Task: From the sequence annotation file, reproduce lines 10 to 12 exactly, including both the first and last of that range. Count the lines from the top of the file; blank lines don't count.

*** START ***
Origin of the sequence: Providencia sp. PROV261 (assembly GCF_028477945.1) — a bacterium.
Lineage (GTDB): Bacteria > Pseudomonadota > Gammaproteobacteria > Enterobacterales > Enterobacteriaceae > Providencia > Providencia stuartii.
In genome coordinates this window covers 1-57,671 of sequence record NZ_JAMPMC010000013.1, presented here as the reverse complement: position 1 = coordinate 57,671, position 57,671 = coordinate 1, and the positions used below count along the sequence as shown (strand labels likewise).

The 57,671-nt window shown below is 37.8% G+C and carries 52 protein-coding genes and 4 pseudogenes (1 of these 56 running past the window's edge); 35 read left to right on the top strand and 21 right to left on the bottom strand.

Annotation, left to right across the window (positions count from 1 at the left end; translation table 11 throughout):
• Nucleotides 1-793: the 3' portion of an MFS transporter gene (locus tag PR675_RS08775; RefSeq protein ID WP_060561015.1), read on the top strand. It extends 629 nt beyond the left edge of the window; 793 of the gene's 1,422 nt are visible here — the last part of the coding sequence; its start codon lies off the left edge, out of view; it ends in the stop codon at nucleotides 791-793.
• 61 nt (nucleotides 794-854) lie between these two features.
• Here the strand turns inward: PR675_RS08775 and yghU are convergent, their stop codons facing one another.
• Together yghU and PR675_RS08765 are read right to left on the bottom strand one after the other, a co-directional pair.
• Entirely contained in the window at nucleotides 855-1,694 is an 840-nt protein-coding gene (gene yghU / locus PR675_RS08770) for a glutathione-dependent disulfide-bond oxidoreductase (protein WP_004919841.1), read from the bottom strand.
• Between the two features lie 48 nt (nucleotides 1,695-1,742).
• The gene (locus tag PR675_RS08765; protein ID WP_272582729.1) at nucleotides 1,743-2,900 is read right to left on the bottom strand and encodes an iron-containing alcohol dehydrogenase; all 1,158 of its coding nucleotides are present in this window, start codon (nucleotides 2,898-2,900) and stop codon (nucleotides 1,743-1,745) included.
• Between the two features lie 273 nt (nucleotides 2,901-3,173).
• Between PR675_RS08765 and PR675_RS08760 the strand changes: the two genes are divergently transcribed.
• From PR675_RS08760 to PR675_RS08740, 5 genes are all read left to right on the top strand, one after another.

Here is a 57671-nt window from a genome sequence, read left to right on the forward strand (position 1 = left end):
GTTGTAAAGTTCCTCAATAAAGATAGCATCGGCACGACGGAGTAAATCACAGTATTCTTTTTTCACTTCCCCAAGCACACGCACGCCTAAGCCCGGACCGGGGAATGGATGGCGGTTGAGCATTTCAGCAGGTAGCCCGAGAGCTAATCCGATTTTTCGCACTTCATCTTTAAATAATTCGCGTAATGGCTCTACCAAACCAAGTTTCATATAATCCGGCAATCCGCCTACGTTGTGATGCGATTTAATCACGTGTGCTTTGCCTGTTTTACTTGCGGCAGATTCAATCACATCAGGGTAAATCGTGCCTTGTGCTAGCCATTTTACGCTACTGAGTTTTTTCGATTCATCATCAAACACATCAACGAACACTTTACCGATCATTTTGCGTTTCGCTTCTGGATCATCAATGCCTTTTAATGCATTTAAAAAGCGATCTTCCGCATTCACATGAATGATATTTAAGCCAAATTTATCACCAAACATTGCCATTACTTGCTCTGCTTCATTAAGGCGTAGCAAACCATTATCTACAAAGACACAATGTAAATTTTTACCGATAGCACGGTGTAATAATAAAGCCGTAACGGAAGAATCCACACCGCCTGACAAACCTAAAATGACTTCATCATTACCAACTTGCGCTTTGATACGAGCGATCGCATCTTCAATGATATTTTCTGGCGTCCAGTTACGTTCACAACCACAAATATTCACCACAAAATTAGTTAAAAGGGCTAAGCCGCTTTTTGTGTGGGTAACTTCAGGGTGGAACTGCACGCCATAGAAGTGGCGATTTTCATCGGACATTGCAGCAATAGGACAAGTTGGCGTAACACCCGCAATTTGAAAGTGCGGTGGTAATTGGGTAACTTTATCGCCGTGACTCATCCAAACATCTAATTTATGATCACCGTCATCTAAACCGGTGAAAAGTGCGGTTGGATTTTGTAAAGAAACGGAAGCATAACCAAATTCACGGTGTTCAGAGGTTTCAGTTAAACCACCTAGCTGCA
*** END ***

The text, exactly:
• Entirely contained in the window at nucleotides 855-1,694 is an 840-nt protein-coding gene (gene yghU / locus PR675_RS08770) for a glutathione-dependent disulfide-bond oxidoreductase (protein WP_004919841.1), read from the bottom strand.
• Between the two features lie 48 nt (nucleotides 1,695-1,742).
• The gene (locus tag PR675_RS08765; protein ID WP_272582729.1) at nucleotides 1,743-2,900 is read right to left on the bottom strand and encodes an iron-containing alcohol dehydrogenase; all 1,158 of its coding nucleotides are present in this window, start codon (nucleotides 2,898-2,900) and stop codon (nucleotides 1,743-1,745) included.